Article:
A fresh, bright Rogue River summer steelhead. This one came to a Bead Head G.R. Hare’s Ear Nymph. It was fished as a dropper to a Bead Head Carpetbagger (glimmer) Stonefly Nymph.
Hooked into my first one yesterday. Felt a little challenged with my 6 weight switch rod when I pulled him up to the surface and felt his power. I clamped down on my horse and felt the knot give at the bottom fly after some thrashing on the surface. Yes, he hit a mere wisp of an G.R. Hare’s Ear in the murky water of the Rogue. Recent rains had brought the river’s flow up along with turbidity. I think a good number of winter steelhead made a move with the warming change of the month. I got no other hook ups, but I did see two other fish show on the surface during the day.
The winter steelhead are yet to show into the upper Rogue River. Now, that doesn’t mean that they are not there. Just few, far and in between. I have heard that near eleven have been counted into the Cole M. Rivers hatchery on the upper Rogue River. Probably the number is higher by now. I got out the other day to see if I could find an early winter.
I carried three rods, the Spey, switch rod and light little pack rod. The Longfellow pack rod breaks down to mere 18 inch sections. Hardly noticeable when stashed in the backpack, and very opportune to have when the midday trout hatches come off.
Initially I fished hard with the stout, longer steelhead rods. Not even a scratch coming from some good locations. I fished Carpetbaggers, G.R. Hare’s Ears, and even an Orange Heron on the Spey rod. With the Rogue River’s flow down to 1450 CFS, some winter steelhead action should have been forthcoming. Even talked to a knowledgeable flyfishing regular who had started early at 6:00 AM. “Nothing to report,” he said, “And nothing much happening at all lately!” I watched for a while a couple other bankers (gear guys) who fared no better. So, there’s not much movement yet. The winter fish are still staged in lower reaches of the river.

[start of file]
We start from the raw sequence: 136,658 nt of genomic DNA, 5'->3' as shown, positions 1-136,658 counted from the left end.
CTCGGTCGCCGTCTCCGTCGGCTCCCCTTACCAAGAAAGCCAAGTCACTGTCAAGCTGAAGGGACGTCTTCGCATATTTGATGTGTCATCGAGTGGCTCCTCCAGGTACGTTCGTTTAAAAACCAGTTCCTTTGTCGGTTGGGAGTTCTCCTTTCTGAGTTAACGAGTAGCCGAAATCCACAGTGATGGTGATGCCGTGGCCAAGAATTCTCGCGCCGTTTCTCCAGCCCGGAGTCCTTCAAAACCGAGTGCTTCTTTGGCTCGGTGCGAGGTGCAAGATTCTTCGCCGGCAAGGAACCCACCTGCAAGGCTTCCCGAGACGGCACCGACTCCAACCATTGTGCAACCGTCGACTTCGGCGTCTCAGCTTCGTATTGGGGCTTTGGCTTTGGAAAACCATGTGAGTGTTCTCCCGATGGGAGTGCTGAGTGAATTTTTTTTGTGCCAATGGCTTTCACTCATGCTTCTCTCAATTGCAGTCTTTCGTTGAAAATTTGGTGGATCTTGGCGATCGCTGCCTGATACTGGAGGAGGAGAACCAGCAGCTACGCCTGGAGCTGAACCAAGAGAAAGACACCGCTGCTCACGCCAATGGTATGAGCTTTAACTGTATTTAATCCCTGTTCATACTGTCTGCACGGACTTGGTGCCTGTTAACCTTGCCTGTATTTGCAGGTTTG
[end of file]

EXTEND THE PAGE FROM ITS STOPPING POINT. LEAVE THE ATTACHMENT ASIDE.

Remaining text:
Gradually the morning darkened with the hint of rain. I noticed the first few early rises from a sloping, long riffle. Some of them were good. A small, dark mayfly was observed flying in the warming air. I put together the small, trout rod. Soon splashy rise forms were increasing on the riffle.
I don’t like to let these February hatches go by unsampled. There are some good size native trout in the Rogue River. I recall one incident where I was at the right place at the right time. Splashy rises dominated a small, narrow run. I tied a size 12 Grizzly Wulff on to the leader of the 5/6 weight flyrod. The first cutthroat I caught was a good 14 inch fish. The rises continued. I then proceeded to catch and release nine cutthroat up to 16 inch long. The tenth fish was a 24 inch summer steelhead. The next three fish caught were all summer steelhead! Though the steelhead were all spawned out downrunners, the action was fun and rememberable. Yes, these February hatches can provide surprises.
This day no real whoppers came to my dry fly. I couldn’t quite “match the hatch” as my size #12 bluewing olive fly was a couple sizes to large. Many floats through the riffle went untouched. Every now and again I got a good rise, take and hook up. I did notice a few larger, dark, slate wing naturals scattered in the main hatch. Some of the fish were a good 12 to 13 inch long. On the light flyrod they put up a good, strong fight often with many an airborn leap. Couldn’t resist keeping three hatchery marked fish for a fish fry.
Saute of Trout Amandine
Butterfly and debone trout
Doub the trout fillet in flour
Saute both sides in olive oil & butter
Remove trout, keep warm and scrape pan
Add more butter to pan
Cook the almonds stirring to prevent burning
Add cream sherry and lemon juice to almonds
Spoon almonds and hot pan drippings over trout